Will your car be crawling across a congested town centre twice a day to get to the main route out? What are the bus routes like? Traffic is a major issue that can often be overlooked, because we tend to view properties at the weekend.
Visit the location at different times of the day and on weekdays as well as Sundays. Rush hour can turn the quietest road into a noisy race track. Speed-reducing humps in the road are a telltale sign that it is a rat run for passing traffic.
However, there can be other causes: a popular venue for car boot sales could mean there’s a queue of vehicles outside your front door on Sunday mornings. Shift patterns in local factories, or being near a school, can cause sudden gluts of traffic – fine if you’re always out, but a nuisance if that’s when you often start or finish your journeys.
Heavy local traffic is noisy, but there are plenty of other sources of noise: a seemingly peaceful pub might have loud music and extended licence, which means your road resonates like a disco at midnight. It’s not fun trying to work or rest at home against a pounding background of heavy machinery from a factory or garbage.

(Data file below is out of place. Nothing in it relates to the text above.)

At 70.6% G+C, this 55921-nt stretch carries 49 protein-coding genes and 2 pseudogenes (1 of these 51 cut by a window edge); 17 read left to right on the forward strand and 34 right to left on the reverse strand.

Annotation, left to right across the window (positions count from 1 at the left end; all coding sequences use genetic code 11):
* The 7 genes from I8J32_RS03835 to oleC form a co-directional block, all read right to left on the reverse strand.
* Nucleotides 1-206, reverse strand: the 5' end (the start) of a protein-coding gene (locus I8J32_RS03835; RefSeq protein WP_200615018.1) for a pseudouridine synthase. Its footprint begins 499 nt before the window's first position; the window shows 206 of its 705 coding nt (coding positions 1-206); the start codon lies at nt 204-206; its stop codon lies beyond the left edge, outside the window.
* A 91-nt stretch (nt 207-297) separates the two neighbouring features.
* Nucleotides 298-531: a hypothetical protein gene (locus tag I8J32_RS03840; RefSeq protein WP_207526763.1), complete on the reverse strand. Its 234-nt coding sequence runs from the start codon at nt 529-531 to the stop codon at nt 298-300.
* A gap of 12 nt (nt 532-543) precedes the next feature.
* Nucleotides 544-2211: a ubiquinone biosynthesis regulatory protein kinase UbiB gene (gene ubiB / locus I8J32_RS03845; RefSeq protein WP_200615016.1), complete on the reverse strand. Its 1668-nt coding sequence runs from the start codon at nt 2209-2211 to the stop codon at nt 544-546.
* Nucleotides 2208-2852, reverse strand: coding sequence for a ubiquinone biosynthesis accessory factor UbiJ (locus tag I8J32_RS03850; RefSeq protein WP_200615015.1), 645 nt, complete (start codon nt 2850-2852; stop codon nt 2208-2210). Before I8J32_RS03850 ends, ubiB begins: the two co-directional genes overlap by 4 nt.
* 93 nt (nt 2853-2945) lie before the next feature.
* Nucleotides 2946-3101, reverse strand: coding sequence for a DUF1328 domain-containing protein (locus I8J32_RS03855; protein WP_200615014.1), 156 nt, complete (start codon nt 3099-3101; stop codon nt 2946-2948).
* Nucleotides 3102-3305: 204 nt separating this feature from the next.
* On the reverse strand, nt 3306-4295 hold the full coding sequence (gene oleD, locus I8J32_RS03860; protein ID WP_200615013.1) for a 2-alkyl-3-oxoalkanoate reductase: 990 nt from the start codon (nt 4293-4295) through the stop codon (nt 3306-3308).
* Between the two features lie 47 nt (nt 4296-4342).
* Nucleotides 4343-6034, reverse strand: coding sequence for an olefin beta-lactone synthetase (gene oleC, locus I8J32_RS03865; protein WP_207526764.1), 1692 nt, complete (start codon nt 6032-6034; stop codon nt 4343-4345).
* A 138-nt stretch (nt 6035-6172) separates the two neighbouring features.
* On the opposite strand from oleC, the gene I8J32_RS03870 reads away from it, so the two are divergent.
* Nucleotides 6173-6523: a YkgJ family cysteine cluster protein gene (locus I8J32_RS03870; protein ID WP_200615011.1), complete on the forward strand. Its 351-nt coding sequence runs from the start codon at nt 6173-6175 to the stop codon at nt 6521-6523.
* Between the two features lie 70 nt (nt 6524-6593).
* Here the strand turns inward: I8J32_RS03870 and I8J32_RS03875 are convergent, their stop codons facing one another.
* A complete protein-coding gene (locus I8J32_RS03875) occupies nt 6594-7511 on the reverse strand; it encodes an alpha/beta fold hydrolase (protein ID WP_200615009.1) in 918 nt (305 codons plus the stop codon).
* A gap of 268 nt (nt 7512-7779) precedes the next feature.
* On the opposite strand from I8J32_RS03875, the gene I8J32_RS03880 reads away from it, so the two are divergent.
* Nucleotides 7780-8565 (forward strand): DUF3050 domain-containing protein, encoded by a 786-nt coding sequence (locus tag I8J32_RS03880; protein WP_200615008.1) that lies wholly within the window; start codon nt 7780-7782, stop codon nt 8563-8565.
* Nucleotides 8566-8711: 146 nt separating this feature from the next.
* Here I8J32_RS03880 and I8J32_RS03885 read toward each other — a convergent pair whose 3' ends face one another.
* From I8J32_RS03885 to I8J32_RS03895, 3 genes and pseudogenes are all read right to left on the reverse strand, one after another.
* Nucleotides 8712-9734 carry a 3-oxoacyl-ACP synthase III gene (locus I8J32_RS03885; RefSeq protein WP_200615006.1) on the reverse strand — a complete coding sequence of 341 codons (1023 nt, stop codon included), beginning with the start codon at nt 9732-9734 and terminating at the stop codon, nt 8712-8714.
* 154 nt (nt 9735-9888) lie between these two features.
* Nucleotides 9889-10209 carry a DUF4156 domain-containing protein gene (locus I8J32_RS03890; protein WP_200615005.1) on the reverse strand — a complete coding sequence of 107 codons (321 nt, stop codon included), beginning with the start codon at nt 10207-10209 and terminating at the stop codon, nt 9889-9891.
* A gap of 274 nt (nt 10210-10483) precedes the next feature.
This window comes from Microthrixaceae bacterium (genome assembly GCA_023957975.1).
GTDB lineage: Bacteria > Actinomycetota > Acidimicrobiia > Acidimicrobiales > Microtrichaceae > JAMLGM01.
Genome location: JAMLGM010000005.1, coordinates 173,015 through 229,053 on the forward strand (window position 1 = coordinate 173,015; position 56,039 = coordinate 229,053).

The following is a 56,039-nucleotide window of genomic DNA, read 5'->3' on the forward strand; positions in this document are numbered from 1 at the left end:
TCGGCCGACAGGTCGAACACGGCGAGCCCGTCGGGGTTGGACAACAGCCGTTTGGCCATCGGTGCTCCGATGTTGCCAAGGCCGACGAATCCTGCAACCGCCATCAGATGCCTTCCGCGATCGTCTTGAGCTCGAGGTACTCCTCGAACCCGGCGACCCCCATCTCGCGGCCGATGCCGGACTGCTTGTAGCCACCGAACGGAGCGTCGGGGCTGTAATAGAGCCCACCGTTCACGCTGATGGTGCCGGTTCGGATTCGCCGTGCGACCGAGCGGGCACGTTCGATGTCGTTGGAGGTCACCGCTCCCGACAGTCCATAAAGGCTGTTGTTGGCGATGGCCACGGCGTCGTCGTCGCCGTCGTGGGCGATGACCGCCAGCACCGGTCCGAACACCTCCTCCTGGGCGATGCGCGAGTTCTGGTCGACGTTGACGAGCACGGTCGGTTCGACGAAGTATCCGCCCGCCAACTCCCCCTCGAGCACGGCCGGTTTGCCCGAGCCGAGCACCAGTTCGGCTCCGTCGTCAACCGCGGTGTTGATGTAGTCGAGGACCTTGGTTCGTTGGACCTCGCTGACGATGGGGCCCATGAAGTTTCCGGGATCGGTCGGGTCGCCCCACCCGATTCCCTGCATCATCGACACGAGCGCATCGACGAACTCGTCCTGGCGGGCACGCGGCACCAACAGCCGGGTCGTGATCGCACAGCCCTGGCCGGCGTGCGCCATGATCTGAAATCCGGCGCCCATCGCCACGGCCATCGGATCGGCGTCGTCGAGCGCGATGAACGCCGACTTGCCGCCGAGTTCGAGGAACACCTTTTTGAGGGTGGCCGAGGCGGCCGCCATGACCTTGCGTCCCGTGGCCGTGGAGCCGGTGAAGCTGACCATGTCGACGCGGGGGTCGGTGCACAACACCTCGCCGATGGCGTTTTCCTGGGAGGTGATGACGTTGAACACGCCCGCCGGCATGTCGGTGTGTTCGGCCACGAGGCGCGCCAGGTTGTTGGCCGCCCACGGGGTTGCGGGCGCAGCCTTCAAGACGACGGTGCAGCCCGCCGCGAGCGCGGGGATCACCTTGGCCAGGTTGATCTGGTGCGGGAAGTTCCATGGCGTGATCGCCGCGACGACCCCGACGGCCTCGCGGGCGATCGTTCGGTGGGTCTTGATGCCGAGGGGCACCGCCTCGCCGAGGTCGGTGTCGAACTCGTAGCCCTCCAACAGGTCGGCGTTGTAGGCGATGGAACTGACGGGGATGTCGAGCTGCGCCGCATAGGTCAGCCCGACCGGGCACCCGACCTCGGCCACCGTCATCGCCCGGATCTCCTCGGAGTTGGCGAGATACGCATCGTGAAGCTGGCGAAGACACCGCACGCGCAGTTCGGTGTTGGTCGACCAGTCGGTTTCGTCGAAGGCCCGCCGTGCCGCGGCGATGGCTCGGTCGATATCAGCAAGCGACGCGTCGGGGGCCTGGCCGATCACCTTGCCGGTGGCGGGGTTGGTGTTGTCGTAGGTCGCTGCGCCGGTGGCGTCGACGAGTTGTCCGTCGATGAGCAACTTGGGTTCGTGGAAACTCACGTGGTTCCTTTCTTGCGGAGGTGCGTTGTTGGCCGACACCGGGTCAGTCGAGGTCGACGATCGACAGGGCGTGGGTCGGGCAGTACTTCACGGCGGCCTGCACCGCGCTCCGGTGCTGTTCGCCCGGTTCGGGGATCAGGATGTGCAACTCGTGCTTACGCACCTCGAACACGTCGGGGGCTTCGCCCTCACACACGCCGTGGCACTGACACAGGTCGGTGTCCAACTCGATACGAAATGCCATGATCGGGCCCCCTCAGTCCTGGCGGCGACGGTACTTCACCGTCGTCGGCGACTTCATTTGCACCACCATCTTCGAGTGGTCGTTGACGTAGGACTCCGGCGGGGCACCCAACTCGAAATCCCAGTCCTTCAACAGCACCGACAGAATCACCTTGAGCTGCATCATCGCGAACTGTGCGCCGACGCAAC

If you are moving to an area you don’t know, the best source of information is local people. So visit the area, pop into shops, pubs and information offices, if they have them, and ask, for example, what it’s like to live there, which are the best areas, what the crime rate is like. You can ask to be sent copies of the local newspaper (they may take a small charge), and internet searches may well find local community websites, which will give you many insights. Good estate agents should be able to give you a fair briefing, too.
You can get a very good if you live close to the border of an area with very good amenities and schools. The property will cost less, the council tax is likely to be lower, but you will benefit from good services. If choice of school is an important factor in your location, check the catchment area and the policy and availability of places – you can live in a catchment area, but still be denied a place if the school or a certain year group is full.